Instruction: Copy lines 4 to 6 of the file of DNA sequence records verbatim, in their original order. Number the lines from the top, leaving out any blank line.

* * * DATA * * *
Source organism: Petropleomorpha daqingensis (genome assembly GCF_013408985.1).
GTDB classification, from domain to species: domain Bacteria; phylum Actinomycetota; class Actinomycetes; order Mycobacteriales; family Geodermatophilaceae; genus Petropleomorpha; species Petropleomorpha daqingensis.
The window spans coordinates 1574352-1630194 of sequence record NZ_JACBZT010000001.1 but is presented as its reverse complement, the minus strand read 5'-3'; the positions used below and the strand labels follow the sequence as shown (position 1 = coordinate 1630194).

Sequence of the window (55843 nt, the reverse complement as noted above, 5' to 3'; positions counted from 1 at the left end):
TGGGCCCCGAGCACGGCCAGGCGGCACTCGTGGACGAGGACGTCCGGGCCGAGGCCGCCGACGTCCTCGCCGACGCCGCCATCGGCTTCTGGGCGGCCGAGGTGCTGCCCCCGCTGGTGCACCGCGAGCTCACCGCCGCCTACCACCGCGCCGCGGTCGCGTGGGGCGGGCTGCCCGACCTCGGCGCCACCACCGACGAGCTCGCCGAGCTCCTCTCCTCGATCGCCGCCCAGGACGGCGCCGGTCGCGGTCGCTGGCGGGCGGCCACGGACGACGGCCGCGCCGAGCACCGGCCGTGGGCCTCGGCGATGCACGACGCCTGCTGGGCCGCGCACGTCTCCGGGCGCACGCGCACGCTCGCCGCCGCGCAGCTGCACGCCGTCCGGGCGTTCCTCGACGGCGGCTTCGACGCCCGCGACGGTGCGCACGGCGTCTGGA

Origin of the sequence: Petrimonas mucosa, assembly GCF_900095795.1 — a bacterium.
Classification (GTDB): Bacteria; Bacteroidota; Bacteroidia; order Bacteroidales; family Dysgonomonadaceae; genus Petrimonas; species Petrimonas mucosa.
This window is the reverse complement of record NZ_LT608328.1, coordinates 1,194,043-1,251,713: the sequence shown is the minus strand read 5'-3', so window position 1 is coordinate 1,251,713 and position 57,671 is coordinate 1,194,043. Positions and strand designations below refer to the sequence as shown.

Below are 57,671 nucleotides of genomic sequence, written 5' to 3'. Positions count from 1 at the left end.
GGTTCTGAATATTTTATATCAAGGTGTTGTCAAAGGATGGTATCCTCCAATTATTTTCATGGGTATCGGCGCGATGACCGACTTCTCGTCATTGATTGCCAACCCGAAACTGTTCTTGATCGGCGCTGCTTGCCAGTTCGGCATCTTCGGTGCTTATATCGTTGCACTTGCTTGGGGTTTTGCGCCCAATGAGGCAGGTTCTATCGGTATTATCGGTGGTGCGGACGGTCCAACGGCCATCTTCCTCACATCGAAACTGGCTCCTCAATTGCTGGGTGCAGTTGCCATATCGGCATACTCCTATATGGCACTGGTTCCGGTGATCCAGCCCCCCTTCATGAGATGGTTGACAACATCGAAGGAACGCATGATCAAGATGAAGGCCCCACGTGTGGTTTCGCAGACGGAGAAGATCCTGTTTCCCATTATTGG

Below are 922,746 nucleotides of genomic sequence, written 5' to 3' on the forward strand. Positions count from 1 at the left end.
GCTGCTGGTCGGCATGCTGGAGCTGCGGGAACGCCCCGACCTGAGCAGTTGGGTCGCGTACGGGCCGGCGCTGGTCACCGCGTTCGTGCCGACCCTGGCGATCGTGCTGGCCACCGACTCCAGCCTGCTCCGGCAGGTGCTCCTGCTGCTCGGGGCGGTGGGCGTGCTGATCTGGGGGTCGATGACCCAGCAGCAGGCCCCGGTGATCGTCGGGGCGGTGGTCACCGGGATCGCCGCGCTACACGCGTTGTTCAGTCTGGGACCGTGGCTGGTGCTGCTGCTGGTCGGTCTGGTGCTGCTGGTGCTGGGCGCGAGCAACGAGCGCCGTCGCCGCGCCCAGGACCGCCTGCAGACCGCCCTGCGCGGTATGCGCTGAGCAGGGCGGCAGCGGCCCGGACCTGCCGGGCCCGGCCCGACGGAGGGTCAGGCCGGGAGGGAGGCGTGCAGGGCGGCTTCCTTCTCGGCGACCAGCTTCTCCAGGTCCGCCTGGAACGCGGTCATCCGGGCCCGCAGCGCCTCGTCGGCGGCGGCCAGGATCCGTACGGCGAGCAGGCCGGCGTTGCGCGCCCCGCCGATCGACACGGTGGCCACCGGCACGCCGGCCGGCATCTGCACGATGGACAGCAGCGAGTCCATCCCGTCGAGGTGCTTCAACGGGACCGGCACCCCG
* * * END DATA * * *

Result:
Sequence of the window (55843 nt, the reverse complement as noted above, 5' to 3'; positions counted from 1 at the left end):
TGGGCCCCGAGCACGGCCAGGCGGCACTCGTGGACGAGGACGTCCGGGCCGAGGCCGCCGACGTCCTCGCCGACGCCGCCATCGGCTTCTGGGCGGCCGAGGTGCTGCCCCCGCTGGTGCACCGCGAGCTCACCGCCGCCTACCACCGCGCCGCGGTCGCGTGGGGCGGGCTGCCCGACCTCGGCGCCACCACCGACGAGCTCGCCGAGCTCCTCTCCTCGATCGCCGCCCAGGACGGCGCCGGTCGCGGTCGCTGGCGGGCGGCCACGGACGACGGCCGCGCCGAGCACCGGCCGTGGGCCTCGGCGATGCACGACGCCTGCTGGGCCGCGCACGTCTCCGGGCGCACGCGCACGCTCGCCGCCGCGCAGCTGCACGCCGTCCGGGCGTTCCTCGACGGCGGCTTCGACGCCCGCGACGGTGCGCACGGCGTCTGGA

Origin of the sequence: Petrimonas mucosa, assembly GCF_900095795.1 — a bacterium.